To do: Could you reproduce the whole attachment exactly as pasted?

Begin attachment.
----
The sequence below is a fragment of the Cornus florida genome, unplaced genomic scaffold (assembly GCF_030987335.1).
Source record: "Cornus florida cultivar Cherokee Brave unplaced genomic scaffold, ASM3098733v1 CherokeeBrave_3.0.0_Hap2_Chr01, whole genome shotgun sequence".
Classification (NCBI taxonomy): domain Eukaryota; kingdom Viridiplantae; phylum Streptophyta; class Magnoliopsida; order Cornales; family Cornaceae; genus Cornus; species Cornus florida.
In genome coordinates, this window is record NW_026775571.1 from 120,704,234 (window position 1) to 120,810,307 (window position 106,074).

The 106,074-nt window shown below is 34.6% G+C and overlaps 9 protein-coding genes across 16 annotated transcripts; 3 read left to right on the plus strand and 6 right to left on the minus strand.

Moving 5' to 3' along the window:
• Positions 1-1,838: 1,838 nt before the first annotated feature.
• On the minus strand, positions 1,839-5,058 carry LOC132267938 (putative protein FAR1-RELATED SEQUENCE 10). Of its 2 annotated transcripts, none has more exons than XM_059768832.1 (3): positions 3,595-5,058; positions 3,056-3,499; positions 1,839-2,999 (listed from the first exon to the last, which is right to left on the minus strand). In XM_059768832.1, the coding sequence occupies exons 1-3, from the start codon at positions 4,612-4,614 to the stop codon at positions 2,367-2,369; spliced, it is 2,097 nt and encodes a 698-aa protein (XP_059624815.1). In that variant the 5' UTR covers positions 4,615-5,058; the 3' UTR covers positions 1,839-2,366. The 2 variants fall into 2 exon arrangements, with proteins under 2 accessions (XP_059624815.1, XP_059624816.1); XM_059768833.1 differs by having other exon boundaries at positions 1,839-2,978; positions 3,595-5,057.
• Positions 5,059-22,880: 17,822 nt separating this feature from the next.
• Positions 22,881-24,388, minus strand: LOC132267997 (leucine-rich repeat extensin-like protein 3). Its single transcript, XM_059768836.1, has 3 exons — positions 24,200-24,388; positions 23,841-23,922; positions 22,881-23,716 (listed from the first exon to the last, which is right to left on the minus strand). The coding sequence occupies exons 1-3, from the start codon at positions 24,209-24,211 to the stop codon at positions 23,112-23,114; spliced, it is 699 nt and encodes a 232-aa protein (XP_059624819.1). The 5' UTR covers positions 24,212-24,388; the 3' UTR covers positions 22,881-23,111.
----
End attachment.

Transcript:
The sequence below is a fragment of the Cornus florida genome, unplaced genomic scaffold (assembly GCF_030987335.1).
Source record: "Cornus florida cultivar Cherokee Brave unplaced genomic scaffold, ASM3098733v1 CherokeeBrave_3.0.0_Hap2_Chr01, whole genome shotgun sequence".
Classification (NCBI taxonomy): domain Eukaryota; kingdom Viridiplantae; phylum Streptophyta; class Magnoliopsida; order Cornales; family Cornaceae; genus Cornus; species Cornus florida.
In genome coordinates, this window is record NW_026775571.1 from 120,704,234 (window position 1) to 120,810,307 (window position 106,074).

The 106,074-nt window shown below is 34.6% G+C and overlaps 9 protein-coding genes across 16 annotated transcripts; 3 read left to right on the plus strand and 6 right to left on the minus strand.

Moving 5' to 3' along the window:
• Positions 1-1,838: 1,838 nt before the first annotated feature.
• On the minus strand, positions 1,839-5,058 carry LOC132267938 (putative protein FAR1-RELATED SEQUENCE 10). Of its 2 annotated transcripts, none has more exons than XM_059768832.1 (3): positions 3,595-5,058; positions 3,056-3,499; positions 1,839-2,999 (listed from the first exon to the last, which is right to left on the minus strand). In XM_059768832.1, the coding sequence occupies exons 1-3, from the start codon at positions 4,612-4,614 to the stop codon at positions 2,367-2,369; spliced, it is 2,097 nt and encodes a 698-aa protein (XP_059624815.1). In that variant the 5' UTR covers positions 4,615-5,058; the 3' UTR covers positions 1,839-2,366. The 2 variants fall into 2 exon arrangements, with proteins under 2 accessions (XP_059624815.1, XP_059624816.1); XM_059768833.1 differs by having other exon boundaries at positions 1,839-2,978; positions 3,595-5,057.
• Positions 5,059-22,880: 17,822 nt separating this feature from the next.
• Positions 22,881-24,388, minus strand: LOC132267997 (leucine-rich repeat extensin-like protein 3). Its single transcript, XM_059768836.1, has 3 exons — positions 24,200-24,388; positions 23,841-23,922; positions 22,881-23,716 (listed from the first exon to the last, which is right to left on the minus strand). The coding sequence occupies exons 1-3, from the start codon at positions 24,209-24,211 to the stop codon at positions 23,112-23,114; spliced, it is 699 nt and encodes a 232-aa protein (XP_059624819.1). The 5' UTR covers positions 24,212-24,388; the 3' UTR covers positions 22,881-23,111.